Almost all the states have had more than one capitol building, but very few have both the old and the new in the same city. Illinois is one of those states. The sixth and present capitol was started in 1868 and completed 20 years later. It replaced the building that was built between 1837 and 1853.
The present capitol building is built in the French Renaissance style. The dome at 361 feet is the tallest domed state capitol in the country and is even taller than the the U.S. capitol. The statue of Lincoln in front of the building is one of many statues and paintings of the first president from the state.
The first floor of the rotunda has a statue by Julia Bracken that represents the welcoming of people to the 1893 Columbian Exposition in Chicago.
The dome is very impressive with the center stained glass representation of the state seal made from 9,000 pieces of glass. When the building opened, the dome was illuminated with 144 gas lights. The carbon soon turned it black and it was hidden until it was cleaned in 1986, 100 years after it was built.
Under the dome are plaster relief panels that are painted to look like metal. They represent Illinois history from Native Americans to the 1858 Lincoln - Douglas debates (pictured here). The debates were in 1858 when Lincoln ran for and lost the U.S. Senate seat held by incumbent Douglas. Pictures and statues of Lincoln's political foe Stephen Douglas are second only to Lincoln's in the building.
On the second floor of the rotunda are eight statues of famous state legislators and of course there is Honest Abe Lincoln and The Little Giant (5"4") Douglas. In addition to running against each other in 1858, Douglas was one of four candidates who ran for president in 1860 along with Lincoln.
The Illinois House gallery with crystal chandeliers. There are 118 representatives in the House....
......And of course portraits of Douglas and Lincoln. The members sit on the side with the portraits of their famous political leaders, Democrats on the left with Douglas and Republicans on the right with Lincoln.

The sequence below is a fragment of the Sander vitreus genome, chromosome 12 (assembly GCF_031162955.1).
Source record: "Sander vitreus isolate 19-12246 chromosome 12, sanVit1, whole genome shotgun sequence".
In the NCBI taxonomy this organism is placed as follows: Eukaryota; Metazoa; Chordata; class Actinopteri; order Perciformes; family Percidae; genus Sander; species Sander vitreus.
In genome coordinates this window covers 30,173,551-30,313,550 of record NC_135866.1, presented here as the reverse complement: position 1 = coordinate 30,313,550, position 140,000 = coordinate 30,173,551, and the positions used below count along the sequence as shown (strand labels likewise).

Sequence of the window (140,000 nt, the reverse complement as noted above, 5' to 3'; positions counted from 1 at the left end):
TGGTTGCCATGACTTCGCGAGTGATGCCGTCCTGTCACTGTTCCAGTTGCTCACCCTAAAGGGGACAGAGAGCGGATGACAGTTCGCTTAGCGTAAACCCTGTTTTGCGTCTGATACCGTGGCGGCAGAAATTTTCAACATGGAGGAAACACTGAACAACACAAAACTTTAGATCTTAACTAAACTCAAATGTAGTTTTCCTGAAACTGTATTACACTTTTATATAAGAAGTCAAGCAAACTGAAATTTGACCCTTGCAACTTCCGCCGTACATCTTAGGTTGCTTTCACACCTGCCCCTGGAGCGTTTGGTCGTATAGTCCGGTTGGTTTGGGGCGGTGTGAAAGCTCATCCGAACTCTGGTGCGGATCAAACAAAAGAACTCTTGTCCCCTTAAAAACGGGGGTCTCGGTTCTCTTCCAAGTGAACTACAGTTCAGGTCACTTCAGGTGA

The state Senate chamber where the 59 state senators meet. President Obama served in this chamber when he was an Illinois state senator.
This 20' X 40' painting shows the signing of a treaty between George Rogers Clark and Native Americans at Fort Kaskaskia in 1778.
The governor's reception room is used for ceremonial bill signings. Of course it has a painting of the Lincoln - Douglas debate.
Some of the statues in the area of the capitol and on the grounds is one honoring coal miners, another honors workers killed or injured on the job and one of Martin Luther King. As you will expect after reading this post, you know there are also statues of Lincoln and Douglas on the grounds.
The Illinois capitol is another impressive building well worth a visit. We hope your tour, unlike ours, will not be with a large group of fourth graders:)
Also in Springfield is the fifth Illinois capitol that was built in the Greek Revival style. When it was built it was the largest capitol on what was then the American frontier. After the new capitol was built this one was used as a county courthouse.
The House chamber is where Lincoln served when he was a representative from 1834 to 1842. It was here that he gave his House Divided speech.
After he was assassinated he was laid in state here before his burial at Oak Ridge Cemetery.
The old senate chamber. The old state capitol is well worth a visit to walk the halls where Lincoln started his service to the country.